Integrating Retinal Imaging Technology: A Conversation with IRIS Educator Lauren Palmer

Lauren Palmer

Technology has the power to change lives—particularly in healthcare. Advancements in this realm can mean more accessibility, new treatments, and better experiences for patients. 

Take, for example, new 3D imaging technologies that have produced cutting-edge ways to view images. This advanced imaging can assist with more accurate diagnoses and more precise treatment plans. The prevalence of wearable technology and apps that track specific data points is also a great example. These give providers insight like never before, allowing them to monitor patients in real-time outside of visits.  

Considering these advancements, it’s no surprise that nearly 80% of healthcare providers plan to increase their investment in technology over the next five years, according to a report from HIMSS.  

In order to learn more about how technology is impacting healthcare, including preventative screenings like retinal imaging, we sat down with Lauren Palmer, one of our Education Specialists to find out more.


Integrating Retinal Imaging Technology into Your Practice

We asked Lauren all about retinal imaging technology, why it’s so important, and how to best integrate it in a healthcare setting.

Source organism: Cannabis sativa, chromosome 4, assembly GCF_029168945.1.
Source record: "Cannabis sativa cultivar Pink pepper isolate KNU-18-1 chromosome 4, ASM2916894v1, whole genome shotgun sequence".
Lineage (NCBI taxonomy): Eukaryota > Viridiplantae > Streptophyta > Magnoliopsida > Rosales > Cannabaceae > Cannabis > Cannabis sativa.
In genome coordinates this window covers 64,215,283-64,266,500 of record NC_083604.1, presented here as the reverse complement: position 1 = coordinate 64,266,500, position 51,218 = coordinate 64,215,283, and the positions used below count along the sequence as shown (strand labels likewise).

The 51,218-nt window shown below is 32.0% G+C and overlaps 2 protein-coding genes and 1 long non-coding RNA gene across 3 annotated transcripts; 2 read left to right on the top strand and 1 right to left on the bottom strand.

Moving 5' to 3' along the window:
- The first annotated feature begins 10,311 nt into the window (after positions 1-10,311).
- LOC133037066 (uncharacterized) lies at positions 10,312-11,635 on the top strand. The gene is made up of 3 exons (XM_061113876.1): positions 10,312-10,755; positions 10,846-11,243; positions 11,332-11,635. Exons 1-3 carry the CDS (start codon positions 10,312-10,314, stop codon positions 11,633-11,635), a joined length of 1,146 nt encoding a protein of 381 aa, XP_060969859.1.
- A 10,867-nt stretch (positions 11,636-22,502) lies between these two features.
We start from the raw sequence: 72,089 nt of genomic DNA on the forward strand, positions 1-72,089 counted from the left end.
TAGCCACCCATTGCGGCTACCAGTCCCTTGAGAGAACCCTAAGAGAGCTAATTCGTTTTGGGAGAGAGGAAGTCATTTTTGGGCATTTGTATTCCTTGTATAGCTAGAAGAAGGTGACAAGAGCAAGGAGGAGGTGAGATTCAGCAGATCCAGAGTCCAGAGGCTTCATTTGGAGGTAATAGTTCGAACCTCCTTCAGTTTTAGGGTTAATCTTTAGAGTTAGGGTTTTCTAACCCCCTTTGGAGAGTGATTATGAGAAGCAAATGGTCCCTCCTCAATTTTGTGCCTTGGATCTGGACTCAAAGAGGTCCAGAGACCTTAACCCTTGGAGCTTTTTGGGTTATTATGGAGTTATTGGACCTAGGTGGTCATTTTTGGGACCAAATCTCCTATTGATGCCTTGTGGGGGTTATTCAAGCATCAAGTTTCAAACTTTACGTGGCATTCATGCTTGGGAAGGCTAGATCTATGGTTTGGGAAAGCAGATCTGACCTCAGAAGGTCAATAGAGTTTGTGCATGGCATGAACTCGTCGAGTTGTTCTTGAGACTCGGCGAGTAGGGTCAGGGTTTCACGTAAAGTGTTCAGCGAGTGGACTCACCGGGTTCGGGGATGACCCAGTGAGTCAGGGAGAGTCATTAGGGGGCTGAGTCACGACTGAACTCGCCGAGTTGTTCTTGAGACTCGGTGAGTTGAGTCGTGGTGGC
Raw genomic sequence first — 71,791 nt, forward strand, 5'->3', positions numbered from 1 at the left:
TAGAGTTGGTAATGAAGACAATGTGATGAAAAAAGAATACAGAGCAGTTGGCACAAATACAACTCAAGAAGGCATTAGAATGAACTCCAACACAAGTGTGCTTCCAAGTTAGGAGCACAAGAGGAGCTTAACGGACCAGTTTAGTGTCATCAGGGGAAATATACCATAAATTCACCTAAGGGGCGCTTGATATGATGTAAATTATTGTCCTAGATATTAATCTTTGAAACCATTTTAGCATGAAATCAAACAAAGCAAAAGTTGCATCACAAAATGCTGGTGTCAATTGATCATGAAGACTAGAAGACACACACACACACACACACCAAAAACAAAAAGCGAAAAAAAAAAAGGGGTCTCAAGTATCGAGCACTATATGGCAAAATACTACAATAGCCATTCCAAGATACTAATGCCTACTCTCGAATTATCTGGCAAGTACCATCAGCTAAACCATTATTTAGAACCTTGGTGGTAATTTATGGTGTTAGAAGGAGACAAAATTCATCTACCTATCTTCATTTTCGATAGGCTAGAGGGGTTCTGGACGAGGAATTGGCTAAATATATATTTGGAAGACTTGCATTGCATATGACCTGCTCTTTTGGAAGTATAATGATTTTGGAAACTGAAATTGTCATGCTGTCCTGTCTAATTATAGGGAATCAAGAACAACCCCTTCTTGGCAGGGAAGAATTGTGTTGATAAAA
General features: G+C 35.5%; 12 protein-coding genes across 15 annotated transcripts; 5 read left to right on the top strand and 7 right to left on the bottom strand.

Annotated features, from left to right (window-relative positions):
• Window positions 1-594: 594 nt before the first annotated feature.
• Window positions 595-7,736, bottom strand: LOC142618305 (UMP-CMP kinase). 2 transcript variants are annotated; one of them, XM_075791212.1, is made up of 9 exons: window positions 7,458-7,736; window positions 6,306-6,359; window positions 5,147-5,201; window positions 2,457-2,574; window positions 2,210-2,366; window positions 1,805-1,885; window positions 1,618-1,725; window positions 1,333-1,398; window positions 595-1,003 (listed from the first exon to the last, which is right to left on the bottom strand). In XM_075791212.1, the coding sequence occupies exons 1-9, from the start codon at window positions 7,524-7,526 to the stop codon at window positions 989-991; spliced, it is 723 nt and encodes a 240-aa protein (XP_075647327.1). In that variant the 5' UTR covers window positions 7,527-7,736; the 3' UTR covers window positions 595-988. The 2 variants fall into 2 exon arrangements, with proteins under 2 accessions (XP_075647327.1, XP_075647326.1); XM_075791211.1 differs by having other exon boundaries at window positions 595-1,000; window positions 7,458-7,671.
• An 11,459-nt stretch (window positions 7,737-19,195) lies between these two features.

What is retinal imaging technology?

Retinal imaging is an exam that uses a camera to take images of the back of the eye—the retina—to evaluate the health of the eye.

What can retinal imaging detect?

Retinal imaging can identify many diseases which impact eye health. For example, it detects evidence of diabetic retinopathy, which is the leading cause of blindness in adults. Retinal imaging technology can also reveal additional eye conditions such as macular edema, glaucoma, and macular degeneration.

What are the main benefits of retinal imaging?

One of the primary benefits of retinal imaging is the early detection of disease, which leads to better patient outcomes and lower care costs. Diabetic eye care is much easier and less costly when retinopathy is discovered in its early stages, and patients are far less likely to lose their sight. This also benefits health care organizations by improving their effectiveness and compliance ratings because they are providing comprehensive care and closing gaps.

And what are the challenges?

Patient education can be a challenge, as many patients do not understand how their diabetes can impact their vision, mainly because diabetic retinopathy often does not show symptoms in the early stages. Educating patients about the importance of diabetic eye care and the need for yearly retinal imaging is crucial. When presenting the exam to patients, many effective health organizations liken it to the A1C test in terms of importance to their diabetic health care.

How is retinal imaging best used in a healthcare setting?

Retinal imaging is most effective when incorporated into regular visits with providers, such as when a patient comes in for a diabetic follow-up. By capturing these images when patients are already visiting with their provider and receiving other diabetic exams, organizations can maximize preventative care and ensure patients are receiving all the necessary health maintenance.